Home Tiny House Projects Derek Diedricksen’s Vermont Cabin

Derek Diedricksen’s Vermont Cabin

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I was recently contacted by a fellow named Derek Alexander Diedricksen who is in the process of writing a book called, “Humble Homes, Simple Shacks, Cozy Cottages, Ramshackle Retreats, Funky Forts, and Anything Else We Could Squeeze in Here.” It’s due out before the end of the year and you can actually preorder it from Derek by emailing him at email hidden; JavaScript is required.

Derek saw the article on my pallet construction method that Mimi Zeiger, the author of Tiny Houses, had written for Readymade Magazine, and wanted to include a piece on my pallet house in his book. Of course that sounded great to me. Then Derek and I continued our email conversation on tiny houses and it turned out that Derek is quite a scavenger-builder himself.  This is his cabin in Vermont made mostly form scrap, scavenged, and salvaged building materials.

Vermont Cabin Derek Diedricksen 2

Vermont Cabin Derek Diedricksen 3

Vermont Cabin Derek Diedricksen 1

Here’s some of what Derek shared with me:

The cabin was mainly built by myself, my brother Dustin, and my wife Liz. I bought the land up in the Northeast Kingdom of VT back in 2000, when I was 23, and built it on weekends here and there. When I could make the 4-hour drive we pecked away at the cabin mostly by hand. We used no power tools until we had to cut/rip plywood sheets.

A decent portion of the plywood on the structure was donated by a neighbor who worked for a fire salvage/demo company in Vermont. A good many other parts and materials of the cabin were found curbside like all the windows except one.

Most of the other materials were purchased from mom n’ pop mills up in Vermont where bargaining down a price and haggling is welcome. You gotta love that! I bought the 7 true-2 by 8 cedar roof rafters (each initially 15 feet in length), for a mere $40 at one mill. The entire staircase and deck leading to the cabin’s entry was built out of bargain-pile/grade 3 cedar amounting to a little over $50.00.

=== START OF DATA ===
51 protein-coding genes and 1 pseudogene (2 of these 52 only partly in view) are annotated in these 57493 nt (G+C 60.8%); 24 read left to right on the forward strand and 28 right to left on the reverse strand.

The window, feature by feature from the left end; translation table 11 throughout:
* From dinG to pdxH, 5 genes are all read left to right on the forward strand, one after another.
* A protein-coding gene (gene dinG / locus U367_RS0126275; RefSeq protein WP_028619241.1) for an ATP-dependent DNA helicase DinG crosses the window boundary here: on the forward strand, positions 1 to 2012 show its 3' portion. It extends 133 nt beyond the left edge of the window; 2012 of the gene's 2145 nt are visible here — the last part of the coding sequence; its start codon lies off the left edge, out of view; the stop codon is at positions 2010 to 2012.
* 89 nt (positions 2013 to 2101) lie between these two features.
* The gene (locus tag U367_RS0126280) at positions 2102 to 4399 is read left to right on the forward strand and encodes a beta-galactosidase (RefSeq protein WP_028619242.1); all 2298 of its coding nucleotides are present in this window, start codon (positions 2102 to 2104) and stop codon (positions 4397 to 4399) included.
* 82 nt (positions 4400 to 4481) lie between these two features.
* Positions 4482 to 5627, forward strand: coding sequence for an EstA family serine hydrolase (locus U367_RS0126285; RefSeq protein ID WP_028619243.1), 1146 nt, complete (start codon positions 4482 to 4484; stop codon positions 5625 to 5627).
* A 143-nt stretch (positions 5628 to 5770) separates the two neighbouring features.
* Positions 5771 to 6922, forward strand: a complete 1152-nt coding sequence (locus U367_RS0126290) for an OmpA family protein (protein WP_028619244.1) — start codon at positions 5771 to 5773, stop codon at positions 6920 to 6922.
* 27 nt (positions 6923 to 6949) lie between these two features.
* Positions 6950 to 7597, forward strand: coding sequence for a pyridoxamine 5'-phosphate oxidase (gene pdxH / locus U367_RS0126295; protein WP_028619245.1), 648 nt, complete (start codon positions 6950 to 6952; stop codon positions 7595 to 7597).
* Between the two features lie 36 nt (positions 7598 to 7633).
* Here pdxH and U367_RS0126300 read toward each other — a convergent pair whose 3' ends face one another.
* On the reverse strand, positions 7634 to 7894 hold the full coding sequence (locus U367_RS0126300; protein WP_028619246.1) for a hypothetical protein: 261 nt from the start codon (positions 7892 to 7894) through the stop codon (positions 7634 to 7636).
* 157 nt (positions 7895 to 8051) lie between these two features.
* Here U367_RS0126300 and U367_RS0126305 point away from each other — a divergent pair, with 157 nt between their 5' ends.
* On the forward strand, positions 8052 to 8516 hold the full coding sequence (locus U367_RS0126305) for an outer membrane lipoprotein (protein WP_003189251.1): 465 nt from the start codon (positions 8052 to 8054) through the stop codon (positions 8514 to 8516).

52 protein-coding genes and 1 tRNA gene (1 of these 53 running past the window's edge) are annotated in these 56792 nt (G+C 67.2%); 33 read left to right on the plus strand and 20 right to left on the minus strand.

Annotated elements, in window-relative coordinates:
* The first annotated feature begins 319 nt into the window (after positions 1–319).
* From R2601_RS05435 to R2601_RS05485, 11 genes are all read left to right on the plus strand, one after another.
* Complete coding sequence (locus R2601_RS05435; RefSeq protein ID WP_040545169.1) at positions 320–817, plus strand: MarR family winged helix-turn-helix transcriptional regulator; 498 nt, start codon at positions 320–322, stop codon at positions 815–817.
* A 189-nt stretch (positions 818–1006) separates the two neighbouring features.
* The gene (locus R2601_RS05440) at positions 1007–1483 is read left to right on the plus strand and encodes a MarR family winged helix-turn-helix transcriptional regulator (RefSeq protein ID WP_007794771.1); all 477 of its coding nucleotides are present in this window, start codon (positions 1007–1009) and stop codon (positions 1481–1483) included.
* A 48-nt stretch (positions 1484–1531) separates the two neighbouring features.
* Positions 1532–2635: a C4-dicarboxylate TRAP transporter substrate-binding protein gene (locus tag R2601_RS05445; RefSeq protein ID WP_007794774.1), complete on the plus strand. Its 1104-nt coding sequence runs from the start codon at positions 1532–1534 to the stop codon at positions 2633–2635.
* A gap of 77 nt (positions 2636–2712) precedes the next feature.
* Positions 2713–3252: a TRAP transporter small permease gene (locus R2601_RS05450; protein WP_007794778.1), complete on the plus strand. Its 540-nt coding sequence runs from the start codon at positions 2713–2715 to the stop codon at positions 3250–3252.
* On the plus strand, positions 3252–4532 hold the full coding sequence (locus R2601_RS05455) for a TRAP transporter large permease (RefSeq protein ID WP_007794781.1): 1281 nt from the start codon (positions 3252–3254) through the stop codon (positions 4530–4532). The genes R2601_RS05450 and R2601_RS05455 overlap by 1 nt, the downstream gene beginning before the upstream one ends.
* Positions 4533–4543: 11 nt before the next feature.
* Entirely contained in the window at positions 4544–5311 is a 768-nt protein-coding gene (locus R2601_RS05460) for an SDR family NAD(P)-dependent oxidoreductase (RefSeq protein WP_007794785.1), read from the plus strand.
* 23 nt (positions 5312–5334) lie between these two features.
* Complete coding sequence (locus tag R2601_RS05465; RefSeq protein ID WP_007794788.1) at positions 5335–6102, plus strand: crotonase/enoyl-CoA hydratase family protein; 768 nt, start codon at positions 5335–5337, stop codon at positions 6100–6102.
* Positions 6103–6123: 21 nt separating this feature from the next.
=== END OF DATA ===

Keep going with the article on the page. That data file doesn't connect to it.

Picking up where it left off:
The cabin’s main room is 10′ by 10′ and has a one-pitch and a loft above that is accessed by a ship-galley-style ladder (also built from local cedar, etc). There’s a storage and sleeping area beneath its raised pole structure that we’ve dubbed “the coffin”. This tiny room is only 5 by 10 feet in size, with 5 feet of “standing” room (one small door and a tiny window). All in all the existing cabin has approximately 200 square feet of useable space.

In some photos you can see the “new” unfinished backend of the cabin where we’re adding on a new 12 by 16 room, with a 10 foot cathedral ceiling. All the walls for that structure (as I now have 2 kids and less time to make it up there) were prefabricated in my Massachusetts backyard and simply “lego’d” together on site.

It worked real well, all the siding is tongue and groove cedar too, and cost me no more than $100 for all the wall work. As far as prefabbin’ things: This way, it took only two weekends to get both the walls, and the roof assembled. All in all, when complete, the cabin will stand at 384 square feet, give or take.